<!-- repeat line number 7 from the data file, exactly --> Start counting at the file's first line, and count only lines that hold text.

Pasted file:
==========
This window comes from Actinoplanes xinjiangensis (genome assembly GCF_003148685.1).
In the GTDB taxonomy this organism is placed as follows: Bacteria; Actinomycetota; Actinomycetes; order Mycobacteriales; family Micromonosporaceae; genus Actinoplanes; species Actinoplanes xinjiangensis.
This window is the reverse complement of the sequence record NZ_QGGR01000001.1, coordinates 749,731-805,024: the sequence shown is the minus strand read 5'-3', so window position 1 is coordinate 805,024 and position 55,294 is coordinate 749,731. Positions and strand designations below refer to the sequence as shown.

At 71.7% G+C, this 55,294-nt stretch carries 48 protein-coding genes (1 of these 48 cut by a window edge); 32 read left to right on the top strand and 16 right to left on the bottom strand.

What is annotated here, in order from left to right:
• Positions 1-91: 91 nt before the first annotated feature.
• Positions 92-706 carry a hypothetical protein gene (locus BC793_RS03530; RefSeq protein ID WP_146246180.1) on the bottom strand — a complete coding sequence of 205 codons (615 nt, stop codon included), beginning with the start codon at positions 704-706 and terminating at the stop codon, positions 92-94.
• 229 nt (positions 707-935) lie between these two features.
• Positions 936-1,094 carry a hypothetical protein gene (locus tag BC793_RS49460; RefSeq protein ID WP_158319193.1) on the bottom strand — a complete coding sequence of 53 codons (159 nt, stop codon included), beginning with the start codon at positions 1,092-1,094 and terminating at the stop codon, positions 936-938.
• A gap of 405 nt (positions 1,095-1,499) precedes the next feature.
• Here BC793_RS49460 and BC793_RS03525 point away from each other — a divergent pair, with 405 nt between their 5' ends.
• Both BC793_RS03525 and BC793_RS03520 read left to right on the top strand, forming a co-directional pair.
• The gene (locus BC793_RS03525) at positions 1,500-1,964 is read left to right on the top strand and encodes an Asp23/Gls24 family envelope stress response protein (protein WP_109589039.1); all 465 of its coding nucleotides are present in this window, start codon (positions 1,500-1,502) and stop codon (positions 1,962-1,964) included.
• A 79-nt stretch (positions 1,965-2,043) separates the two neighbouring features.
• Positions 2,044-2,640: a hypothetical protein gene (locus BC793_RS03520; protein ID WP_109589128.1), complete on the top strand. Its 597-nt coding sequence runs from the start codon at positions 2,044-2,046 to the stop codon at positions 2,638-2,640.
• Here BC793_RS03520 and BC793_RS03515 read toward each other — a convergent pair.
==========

• Positions 92-706 carry a hypothetical protein gene (locus BC793_RS03530; RefSeq protein ID WP_146246180.1) on the bottom strand — a complete coding sequence of 205 codons (615 nt, stop codon included), beginning with the start codon at positions 704-706 and terminating at the stop codon, positions 92-94.